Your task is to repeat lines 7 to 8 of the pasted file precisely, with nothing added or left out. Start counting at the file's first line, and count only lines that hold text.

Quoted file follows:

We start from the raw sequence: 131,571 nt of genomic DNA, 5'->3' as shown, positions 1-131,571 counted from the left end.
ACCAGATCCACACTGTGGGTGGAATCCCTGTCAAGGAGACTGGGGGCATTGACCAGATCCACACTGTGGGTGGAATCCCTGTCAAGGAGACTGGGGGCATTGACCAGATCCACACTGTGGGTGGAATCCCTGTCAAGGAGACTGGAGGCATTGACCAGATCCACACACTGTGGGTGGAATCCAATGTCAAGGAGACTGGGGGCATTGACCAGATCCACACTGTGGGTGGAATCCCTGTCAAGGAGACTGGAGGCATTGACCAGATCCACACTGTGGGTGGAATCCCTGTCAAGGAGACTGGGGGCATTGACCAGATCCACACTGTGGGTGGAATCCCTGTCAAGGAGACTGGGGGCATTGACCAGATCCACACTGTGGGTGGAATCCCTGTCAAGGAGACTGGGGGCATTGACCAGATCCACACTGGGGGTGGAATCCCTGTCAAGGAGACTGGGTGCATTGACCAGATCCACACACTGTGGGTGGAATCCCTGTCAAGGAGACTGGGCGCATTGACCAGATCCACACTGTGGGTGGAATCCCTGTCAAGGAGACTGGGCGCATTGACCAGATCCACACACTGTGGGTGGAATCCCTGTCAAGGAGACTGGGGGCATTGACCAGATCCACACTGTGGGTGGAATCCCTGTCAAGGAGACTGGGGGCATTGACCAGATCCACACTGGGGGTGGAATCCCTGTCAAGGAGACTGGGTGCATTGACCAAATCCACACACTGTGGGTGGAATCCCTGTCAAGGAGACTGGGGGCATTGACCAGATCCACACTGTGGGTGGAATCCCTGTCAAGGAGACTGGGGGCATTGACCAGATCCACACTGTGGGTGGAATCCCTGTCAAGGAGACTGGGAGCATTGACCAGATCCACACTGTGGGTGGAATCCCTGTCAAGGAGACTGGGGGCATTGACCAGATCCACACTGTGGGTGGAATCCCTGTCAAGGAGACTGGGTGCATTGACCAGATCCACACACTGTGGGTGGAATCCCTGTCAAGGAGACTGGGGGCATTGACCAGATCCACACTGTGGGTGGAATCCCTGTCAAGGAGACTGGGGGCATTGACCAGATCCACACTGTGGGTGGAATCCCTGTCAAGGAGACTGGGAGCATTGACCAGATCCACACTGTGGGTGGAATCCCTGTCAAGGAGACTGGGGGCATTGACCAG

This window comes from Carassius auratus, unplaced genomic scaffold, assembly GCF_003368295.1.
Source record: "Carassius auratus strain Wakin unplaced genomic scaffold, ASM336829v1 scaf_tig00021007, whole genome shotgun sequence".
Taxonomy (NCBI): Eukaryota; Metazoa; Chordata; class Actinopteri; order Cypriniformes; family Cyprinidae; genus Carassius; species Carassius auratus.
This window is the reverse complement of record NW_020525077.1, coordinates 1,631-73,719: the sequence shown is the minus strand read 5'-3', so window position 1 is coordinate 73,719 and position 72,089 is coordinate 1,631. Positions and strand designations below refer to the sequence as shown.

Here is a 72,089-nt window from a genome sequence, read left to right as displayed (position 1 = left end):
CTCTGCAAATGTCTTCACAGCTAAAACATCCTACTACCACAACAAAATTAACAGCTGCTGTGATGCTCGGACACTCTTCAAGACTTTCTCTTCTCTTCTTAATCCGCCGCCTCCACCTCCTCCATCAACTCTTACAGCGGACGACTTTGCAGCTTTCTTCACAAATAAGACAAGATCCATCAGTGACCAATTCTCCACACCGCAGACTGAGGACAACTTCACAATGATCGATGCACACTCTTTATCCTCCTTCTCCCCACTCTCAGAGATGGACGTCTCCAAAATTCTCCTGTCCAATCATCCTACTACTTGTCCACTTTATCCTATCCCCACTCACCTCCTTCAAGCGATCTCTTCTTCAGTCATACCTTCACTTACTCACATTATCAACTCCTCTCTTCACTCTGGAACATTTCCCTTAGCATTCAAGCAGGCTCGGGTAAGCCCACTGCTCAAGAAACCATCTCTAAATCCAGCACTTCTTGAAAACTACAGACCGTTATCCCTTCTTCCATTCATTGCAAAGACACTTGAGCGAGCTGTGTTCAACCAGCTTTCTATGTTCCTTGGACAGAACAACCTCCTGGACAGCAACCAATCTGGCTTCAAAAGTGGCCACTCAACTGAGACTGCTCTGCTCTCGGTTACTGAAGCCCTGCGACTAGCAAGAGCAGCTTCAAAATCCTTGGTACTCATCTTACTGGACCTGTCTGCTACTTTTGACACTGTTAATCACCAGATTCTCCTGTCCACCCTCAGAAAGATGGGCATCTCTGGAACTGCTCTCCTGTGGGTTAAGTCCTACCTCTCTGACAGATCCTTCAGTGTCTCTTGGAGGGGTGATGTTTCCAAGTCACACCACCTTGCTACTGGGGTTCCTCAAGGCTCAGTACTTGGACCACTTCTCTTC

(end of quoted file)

Here is a 72,089-nt window from a genome sequence, read left to right as displayed (position 1 = left end):
CTCTGCAAATGTCTTCACAGCTAAAACATCCTACTACCACAACAAAATTAACAGCTGCTGTGATGCTCGGACACTCTTCAAGACTTTCTCTTCTCTTCTTAATCCGCCGCCTCCACCTCCTCCATCAACTCTTACAGCGGACGACTTTGCAGCTTTCTTCACAAATAAGACAAGATCCATCAGTGACCAATTCTCCACACCGCAGACTGAGGACAACTTCACAATGATCGATGCACACTCTTTATCCTCCTTCTCCCCACTCTCAGAGATGGACGTCTCCAAAATTCTCCTGTCCAATCATCCTACTACTTGTCCACTTTATCCTATCCCCACTCACCTCCTTCAAGCGATCTCTTCTTCAGTCATACCTTCACTTACTCACATTATCAACTCCTCTCTTCACTCTGGAACATTTCCCTTAGCATTCAAGCAGGCTCGGGTAAGCCCACTGCTCAAGAAACCATCTCTAAATCCAGCACTTCTTGAAAACTACAGACCGTTATCCCTTCTTCCATTCATTGCAAAGACACTTGAGCGAGCTGTGTTCAACCAGCTTTCTATGTTCCTTGGACAGAACAACCTCCTGGACAGCAACCAATCTGGCTTCAAAAGTGGCCACTCAACTGAGACTGCTCTGCTCTCGGTTACTGAAGCCCTGCGACTAGCAAGAGCAGCTTCAAAATCCTTGGTACTCATCTTACTGGACCTGTCTGCTACTTTTGACACTGTTAATCACCAGATTCTCCTGTCCACCCTCAGAAAGATGGGCATCTCTGGAACTGCTCTCCTGTGGGTTAAGTCCTACCTCTCTGACAGATCCTTCAGTGTCTCTTGGAGGGGTGATGTTTCCAAGTCACACCACCTTGCTACTGGGGTTCCTCAAGGCTCAGTACTTGGACCACTTCTCTTC